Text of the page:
The Stream API was added in Java 8 to allow the declarative expression of data-processing logic, typically map-reduce-like data transformations on collections and datasets. The Stream API introduces two key abstractions. The stream, which is a sequence of elements available in a data source, and the stream pipeline, which contains operations (e.g., map, filter, reduce) that are applied to the elements in the stream upon execution. Streams are getting popular among Java developers as they leverage the conciseness of functional programming and ease the parallelization of data processing.
Despite the benefits of streams, in comparison to data processing relying on imperative code, streams can introduce significant overheads which are mainly caused by extra object allocations and reclamations, and the use of virtual method calls. As a result, developers need means to study the runtime behavior of streams in the goal of both mitigating such abstraction overheads and optimizing stream processing. Unfortunately, there is a lack of dedicated tools able to dynamically analyze streams to help developers specifically locate issues degrading application performance.
In this paper, we address the profiling and optimization of streams. We present a novel profiling technique for measuring the computations performed by a stream in terms of elapsed reference cycles, which we use to locate problematic streams with a major impact on application performance. While accuracy is crucial to this end, the inserted instrumentation code causes the execution of extra cycles, which are partially included in the profiles. To mitigate this issue, we estimate and compensate for the extra cycles caused by the inserted instrumentation code.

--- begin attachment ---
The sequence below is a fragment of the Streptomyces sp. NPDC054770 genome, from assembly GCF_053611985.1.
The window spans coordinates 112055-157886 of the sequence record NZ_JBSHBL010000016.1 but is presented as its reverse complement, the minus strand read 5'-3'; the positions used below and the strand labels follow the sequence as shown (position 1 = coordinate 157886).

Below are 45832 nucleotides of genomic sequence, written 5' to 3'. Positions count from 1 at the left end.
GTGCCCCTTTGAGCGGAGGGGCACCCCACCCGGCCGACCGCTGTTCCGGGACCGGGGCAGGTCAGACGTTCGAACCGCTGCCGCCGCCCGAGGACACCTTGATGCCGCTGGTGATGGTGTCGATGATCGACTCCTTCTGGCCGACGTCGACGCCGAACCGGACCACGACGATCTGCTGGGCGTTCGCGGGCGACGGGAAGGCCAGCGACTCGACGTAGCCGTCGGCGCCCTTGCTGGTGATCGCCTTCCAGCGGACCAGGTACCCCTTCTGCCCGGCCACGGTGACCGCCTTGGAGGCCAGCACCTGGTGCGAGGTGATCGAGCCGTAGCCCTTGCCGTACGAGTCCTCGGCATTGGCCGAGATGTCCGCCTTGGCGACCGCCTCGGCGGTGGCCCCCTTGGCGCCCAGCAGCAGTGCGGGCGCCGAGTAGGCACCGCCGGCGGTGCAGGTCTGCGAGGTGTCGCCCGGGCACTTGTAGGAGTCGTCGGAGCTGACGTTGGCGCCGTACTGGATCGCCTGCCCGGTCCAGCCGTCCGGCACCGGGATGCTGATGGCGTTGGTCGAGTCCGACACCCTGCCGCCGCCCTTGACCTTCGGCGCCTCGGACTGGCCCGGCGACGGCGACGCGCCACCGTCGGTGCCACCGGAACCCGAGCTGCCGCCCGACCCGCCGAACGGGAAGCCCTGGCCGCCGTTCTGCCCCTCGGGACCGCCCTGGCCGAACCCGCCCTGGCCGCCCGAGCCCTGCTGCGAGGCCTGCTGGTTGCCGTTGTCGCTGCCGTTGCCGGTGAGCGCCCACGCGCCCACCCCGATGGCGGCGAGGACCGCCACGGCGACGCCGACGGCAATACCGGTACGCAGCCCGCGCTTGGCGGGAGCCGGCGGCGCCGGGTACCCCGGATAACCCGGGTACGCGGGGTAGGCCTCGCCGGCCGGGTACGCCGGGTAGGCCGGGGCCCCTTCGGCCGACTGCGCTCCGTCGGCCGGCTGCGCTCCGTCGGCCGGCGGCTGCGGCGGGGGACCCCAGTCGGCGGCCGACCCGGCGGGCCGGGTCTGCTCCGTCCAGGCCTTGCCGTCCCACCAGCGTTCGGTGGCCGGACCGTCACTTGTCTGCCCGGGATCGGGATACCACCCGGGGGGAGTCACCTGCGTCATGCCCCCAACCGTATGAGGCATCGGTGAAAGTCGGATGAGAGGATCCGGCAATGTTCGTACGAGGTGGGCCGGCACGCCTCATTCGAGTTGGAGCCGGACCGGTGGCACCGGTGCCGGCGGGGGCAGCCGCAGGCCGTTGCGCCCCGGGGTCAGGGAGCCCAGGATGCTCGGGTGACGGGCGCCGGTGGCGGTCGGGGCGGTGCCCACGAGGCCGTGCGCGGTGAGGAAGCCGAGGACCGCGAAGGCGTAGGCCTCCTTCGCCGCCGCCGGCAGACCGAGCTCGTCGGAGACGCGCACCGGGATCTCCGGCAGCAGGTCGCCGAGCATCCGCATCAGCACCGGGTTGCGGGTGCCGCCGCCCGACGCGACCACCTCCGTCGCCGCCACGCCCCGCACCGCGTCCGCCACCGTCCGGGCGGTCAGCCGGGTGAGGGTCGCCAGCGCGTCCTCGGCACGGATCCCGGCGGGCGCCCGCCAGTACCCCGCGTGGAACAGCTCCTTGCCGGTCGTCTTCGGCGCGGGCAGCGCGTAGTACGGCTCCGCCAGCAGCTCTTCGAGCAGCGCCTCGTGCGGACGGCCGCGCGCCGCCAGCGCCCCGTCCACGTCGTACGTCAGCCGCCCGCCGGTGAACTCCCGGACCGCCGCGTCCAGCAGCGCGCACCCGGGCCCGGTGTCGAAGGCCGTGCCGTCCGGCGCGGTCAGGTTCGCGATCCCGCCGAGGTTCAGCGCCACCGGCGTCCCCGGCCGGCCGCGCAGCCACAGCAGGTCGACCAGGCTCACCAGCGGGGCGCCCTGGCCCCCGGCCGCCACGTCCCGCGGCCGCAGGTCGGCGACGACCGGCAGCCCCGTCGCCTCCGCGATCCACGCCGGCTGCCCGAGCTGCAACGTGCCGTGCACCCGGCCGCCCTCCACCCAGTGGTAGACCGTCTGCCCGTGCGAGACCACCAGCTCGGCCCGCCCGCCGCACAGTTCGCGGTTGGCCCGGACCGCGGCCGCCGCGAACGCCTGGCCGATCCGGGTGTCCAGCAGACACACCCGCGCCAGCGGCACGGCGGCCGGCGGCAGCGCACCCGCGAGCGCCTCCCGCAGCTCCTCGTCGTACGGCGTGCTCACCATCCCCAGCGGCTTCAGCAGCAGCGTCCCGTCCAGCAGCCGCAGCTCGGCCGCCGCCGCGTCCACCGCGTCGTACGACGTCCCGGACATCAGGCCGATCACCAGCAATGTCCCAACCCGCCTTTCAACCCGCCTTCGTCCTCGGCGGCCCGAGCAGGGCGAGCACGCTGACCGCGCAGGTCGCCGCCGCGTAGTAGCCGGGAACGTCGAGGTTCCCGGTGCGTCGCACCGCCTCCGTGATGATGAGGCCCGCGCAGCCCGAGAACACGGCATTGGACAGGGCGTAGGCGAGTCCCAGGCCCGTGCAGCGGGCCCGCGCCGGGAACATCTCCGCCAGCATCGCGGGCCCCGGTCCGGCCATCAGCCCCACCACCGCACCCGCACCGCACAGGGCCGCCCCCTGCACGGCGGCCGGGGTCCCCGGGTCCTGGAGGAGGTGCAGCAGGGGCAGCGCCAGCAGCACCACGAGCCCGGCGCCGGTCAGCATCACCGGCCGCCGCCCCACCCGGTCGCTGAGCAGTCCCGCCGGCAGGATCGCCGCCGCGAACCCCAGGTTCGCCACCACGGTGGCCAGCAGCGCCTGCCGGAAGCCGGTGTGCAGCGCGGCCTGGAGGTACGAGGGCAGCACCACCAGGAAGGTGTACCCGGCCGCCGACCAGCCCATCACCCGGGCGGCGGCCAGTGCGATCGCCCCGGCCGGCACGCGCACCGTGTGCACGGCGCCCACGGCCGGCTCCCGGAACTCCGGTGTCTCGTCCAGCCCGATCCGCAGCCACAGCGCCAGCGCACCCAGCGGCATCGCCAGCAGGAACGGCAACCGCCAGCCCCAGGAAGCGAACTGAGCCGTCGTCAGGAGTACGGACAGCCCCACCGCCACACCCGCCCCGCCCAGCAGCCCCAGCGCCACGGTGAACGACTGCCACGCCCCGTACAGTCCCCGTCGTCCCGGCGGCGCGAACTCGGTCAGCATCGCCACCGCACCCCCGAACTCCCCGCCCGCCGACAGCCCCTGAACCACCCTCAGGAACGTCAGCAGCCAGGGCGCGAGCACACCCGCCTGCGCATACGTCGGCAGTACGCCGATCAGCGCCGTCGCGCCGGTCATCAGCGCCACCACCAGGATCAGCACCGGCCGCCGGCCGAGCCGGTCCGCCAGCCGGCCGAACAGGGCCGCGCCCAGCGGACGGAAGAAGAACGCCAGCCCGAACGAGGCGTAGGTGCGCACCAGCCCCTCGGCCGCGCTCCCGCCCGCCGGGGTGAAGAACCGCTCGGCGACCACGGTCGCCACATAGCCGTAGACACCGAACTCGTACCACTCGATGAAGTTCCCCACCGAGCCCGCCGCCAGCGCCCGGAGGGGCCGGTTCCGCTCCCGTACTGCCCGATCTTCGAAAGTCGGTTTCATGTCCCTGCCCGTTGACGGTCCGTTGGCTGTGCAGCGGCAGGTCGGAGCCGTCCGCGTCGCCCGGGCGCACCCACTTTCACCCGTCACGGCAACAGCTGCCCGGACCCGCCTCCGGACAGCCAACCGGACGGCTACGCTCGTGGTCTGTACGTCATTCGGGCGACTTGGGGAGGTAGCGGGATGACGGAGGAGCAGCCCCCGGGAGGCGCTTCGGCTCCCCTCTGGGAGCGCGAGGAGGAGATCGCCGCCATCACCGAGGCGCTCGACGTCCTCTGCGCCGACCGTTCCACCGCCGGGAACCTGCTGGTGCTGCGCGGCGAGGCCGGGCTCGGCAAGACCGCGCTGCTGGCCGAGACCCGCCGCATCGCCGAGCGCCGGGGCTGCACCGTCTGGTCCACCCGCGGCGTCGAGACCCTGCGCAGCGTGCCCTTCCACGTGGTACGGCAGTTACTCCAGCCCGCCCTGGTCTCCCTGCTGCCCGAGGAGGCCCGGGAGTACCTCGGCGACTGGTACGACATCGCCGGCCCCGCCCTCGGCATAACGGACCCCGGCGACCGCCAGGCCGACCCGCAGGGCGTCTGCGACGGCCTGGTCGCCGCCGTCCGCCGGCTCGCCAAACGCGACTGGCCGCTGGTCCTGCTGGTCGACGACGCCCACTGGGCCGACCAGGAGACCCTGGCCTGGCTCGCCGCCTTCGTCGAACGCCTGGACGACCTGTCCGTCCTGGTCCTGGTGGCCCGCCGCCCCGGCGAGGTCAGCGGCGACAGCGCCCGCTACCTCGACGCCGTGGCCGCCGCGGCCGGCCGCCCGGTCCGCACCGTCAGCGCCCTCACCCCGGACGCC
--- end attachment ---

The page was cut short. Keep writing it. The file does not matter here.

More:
We implement our approach in StreamProf that, to the best of our knowledge, is the first dedicated stream profiler for the Java Virtual Machine (JVM). With StreamProf, we find that cycle profiling is effective to detect problematic streams whose optimization can enable significant performance gains. We also find that the accurate profiling of tasks supporting parallel stream processing allows the diagnosis of load imbalance according to the distribution of stream-related cycles at a thread level.
We conduct an evaluation on sequential and parallel stream-based workloads that are publicly available in three different sources. The evaluation shows that our profiling technique is efficient and yields accurate profiles. Moreover, we show the actionability of our profiles by guiding stream-related optimizations on two workloads from Renaissance. Our optimizations require the modification of only a few lines of code while achieving speedups up to a factor of 5x.
Java streams have been extensively studied by recent work, focusing on both how developers are using streams and how to optimize them. Current approaches in the optimization of streams mainly rely on static analysis techniques that overlook runtime information, suffer from important limitations to detect all streams executed by a Java application, or are not suitable for the analysis of parallel streams. Understanding the dynamic behavior of both sequential and parallel stream processing and its impact on application performance is crucial to help users make better decisions while using streams.
Thu 16 MarDisplayed time zone: Osaka, Sapporo, Tokyo change
14:00 - 15:30
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